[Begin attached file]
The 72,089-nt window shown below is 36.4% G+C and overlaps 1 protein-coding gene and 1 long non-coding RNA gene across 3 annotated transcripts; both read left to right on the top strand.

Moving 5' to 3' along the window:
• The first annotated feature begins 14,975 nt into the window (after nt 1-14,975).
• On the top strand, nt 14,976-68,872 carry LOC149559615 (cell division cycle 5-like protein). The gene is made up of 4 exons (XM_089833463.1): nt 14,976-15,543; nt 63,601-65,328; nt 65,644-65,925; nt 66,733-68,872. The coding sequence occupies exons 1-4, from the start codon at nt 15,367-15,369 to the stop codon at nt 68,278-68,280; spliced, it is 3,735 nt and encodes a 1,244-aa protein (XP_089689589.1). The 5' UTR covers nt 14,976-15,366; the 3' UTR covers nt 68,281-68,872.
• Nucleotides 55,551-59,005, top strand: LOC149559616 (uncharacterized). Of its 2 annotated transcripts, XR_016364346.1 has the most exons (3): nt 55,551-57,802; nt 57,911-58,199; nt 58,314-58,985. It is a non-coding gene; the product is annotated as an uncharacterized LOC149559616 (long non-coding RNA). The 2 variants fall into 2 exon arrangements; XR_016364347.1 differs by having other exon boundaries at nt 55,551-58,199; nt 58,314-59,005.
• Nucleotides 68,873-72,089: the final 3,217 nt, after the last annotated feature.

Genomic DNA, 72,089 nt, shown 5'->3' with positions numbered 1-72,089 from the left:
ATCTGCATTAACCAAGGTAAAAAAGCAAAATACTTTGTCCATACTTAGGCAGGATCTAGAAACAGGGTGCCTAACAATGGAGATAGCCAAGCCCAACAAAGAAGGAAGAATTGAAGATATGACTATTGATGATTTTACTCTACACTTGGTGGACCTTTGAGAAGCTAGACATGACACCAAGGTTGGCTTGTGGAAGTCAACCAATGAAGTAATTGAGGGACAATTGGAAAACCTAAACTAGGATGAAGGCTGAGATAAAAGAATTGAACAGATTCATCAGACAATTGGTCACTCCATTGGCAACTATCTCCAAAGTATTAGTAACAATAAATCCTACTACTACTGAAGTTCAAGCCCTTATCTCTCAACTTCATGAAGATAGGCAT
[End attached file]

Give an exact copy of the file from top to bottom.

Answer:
The 72,089-nt window shown below is 36.4% G+C and overlaps 1 protein-coding gene and 1 long non-coding RNA gene across 3 annotated transcripts; both read left to right on the top strand.

Moving 5' to 3' along the window:
• The first annotated feature begins 14,975 nt into the window (after nt 1-14,975).
• On the top strand, nt 14,976-68,872 carry LOC149559615 (cell division cycle 5-like protein). The gene is made up of 4 exons (XM_089833463.1): nt 14,976-15,543; nt 63,601-65,328; nt 65,644-65,925; nt 66,733-68,872. The coding sequence occupies exons 1-4, from the start codon at nt 15,367-15,369 to the stop codon at nt 68,278-68,280; spliced, it is 3,735 nt and encodes a 1,244-aa protein (XP_089689589.1). The 5' UTR covers nt 14,976-15,366; the 3' UTR covers nt 68,281-68,872.
• Nucleotides 55,551-59,005, top strand: LOC149559616 (uncharacterized). Of its 2 annotated transcripts, XR_016364346.1 has the most exons (3): nt 55,551-57,802; nt 57,911-58,199; nt 58,314-58,985. It is a non-coding gene; the product is annotated as an uncharacterized LOC149559616 (long non-coding RNA). The 2 variants fall into 2 exon arrangements; XR_016364347.1 differs by having other exon boundaries at nt 55,551-58,199; nt 58,314-59,005.
• Nucleotides 68,873-72,089: the final 3,217 nt, after the last annotated feature.

Genomic DNA, 72,089 nt, shown 5'->3' with positions numbered 1-72,089 from the left:
ATCTGCATTAACCAAGGTAAAAAAGCAAAATACTTTGTCCATACTTAGGCAGGATCTAGAAACAGGGTGCCTAACAATGGAGATAGCCAAGCCCAACAAAGAAGGAAGAATTGAAGATATGACTATTGATGATTTTACTCTACACTTGGTGGACCTTTGAGAAGCTAGACATGACACCAAGGTTGGCTTGTGGAAGTCAACCAATGAAGTAATTGAGGGACAATTGGAAAACCTAAACTAGGATGAAGGCTGAGATAAAAGAATTGAACAGATTCATCAGACAATTGGTCACTCCATTGGCAACTATCTCCAAAGTATTAGTAACAATAAATCCTACTACTACTGAAGTTCAAGCCCTTATCTCTCAACTTCATGAAGATAGGCAT